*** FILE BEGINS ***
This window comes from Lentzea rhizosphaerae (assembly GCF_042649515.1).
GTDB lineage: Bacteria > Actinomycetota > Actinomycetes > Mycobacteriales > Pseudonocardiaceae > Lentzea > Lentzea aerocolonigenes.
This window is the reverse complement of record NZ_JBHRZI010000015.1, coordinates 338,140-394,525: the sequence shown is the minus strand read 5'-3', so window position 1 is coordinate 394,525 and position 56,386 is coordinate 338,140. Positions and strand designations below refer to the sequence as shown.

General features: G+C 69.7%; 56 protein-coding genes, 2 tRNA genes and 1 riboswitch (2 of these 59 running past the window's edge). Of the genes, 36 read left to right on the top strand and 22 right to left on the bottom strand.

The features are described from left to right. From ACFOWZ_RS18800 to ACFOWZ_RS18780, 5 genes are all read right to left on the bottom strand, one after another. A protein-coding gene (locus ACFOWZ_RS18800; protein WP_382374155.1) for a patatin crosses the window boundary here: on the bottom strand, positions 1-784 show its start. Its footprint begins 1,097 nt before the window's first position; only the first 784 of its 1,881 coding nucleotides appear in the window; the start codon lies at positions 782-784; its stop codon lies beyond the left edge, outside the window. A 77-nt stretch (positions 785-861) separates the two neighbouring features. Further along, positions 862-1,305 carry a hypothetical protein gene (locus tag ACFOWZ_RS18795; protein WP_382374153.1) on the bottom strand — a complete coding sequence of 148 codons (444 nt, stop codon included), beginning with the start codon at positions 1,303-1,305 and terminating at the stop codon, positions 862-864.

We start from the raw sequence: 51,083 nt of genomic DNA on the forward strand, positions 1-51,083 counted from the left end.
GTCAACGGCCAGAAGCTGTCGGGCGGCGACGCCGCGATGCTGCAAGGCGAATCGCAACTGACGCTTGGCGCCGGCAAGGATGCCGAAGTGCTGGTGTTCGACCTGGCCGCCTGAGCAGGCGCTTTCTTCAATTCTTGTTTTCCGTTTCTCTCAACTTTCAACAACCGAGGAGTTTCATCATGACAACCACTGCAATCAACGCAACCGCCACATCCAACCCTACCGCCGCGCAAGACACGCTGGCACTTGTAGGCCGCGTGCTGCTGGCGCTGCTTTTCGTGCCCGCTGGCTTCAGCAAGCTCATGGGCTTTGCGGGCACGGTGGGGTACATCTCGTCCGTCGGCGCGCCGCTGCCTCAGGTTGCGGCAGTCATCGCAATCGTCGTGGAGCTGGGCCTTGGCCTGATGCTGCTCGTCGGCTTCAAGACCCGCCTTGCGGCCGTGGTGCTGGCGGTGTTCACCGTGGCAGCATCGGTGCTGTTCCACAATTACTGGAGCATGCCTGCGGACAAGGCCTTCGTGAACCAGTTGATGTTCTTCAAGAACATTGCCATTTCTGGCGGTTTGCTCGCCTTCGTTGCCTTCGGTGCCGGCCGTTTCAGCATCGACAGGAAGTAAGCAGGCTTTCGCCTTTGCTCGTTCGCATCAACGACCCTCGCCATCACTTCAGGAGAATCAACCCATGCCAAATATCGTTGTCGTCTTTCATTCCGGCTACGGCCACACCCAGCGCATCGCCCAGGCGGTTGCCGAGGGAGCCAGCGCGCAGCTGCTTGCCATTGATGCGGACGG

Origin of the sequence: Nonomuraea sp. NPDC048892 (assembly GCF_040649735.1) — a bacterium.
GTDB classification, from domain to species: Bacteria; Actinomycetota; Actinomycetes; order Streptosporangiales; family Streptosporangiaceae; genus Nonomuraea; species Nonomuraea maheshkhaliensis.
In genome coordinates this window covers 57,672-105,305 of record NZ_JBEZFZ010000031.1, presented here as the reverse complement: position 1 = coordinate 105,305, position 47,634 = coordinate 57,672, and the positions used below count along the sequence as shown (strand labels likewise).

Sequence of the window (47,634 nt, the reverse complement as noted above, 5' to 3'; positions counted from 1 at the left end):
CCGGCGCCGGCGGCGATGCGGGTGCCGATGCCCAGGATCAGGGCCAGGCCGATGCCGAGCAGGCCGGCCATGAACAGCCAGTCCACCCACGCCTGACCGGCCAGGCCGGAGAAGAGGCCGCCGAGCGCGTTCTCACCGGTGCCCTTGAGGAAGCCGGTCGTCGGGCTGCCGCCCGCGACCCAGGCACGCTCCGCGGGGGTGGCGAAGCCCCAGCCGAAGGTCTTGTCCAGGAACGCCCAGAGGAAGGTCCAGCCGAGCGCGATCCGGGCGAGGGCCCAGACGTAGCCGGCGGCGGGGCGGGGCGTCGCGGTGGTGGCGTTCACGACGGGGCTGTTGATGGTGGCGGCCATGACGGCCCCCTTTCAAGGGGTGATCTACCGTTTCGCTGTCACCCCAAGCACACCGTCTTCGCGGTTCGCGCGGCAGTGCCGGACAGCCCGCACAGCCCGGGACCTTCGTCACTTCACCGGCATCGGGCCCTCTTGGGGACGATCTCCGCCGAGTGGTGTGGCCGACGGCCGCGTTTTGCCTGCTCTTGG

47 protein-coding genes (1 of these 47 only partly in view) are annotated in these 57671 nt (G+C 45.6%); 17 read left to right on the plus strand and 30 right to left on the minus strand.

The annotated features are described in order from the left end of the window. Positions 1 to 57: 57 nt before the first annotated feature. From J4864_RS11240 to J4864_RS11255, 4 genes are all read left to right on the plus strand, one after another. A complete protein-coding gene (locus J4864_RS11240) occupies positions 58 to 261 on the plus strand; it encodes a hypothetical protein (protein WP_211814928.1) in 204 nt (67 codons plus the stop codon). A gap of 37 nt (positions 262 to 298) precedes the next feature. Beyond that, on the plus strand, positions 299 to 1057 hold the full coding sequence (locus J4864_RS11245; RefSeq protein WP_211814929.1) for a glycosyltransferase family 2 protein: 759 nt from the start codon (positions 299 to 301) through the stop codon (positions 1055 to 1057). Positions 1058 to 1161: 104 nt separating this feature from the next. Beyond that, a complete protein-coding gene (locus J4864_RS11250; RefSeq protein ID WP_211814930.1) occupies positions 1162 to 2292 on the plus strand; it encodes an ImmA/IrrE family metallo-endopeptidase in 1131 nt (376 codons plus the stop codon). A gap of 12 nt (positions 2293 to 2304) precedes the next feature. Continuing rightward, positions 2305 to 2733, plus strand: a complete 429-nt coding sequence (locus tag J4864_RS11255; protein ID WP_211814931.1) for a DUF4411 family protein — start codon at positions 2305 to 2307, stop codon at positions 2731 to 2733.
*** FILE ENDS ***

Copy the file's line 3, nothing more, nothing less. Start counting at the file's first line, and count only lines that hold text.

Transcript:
This window is the reverse complement of record NZ_JBHRZI010000015.1, coordinates 338,140-394,525: the sequence shown is the minus strand read 5'-3', so window position 1 is coordinate 394,525 and position 56,386 is coordinate 338,140. Positions and strand designations below refer to the sequence as shown.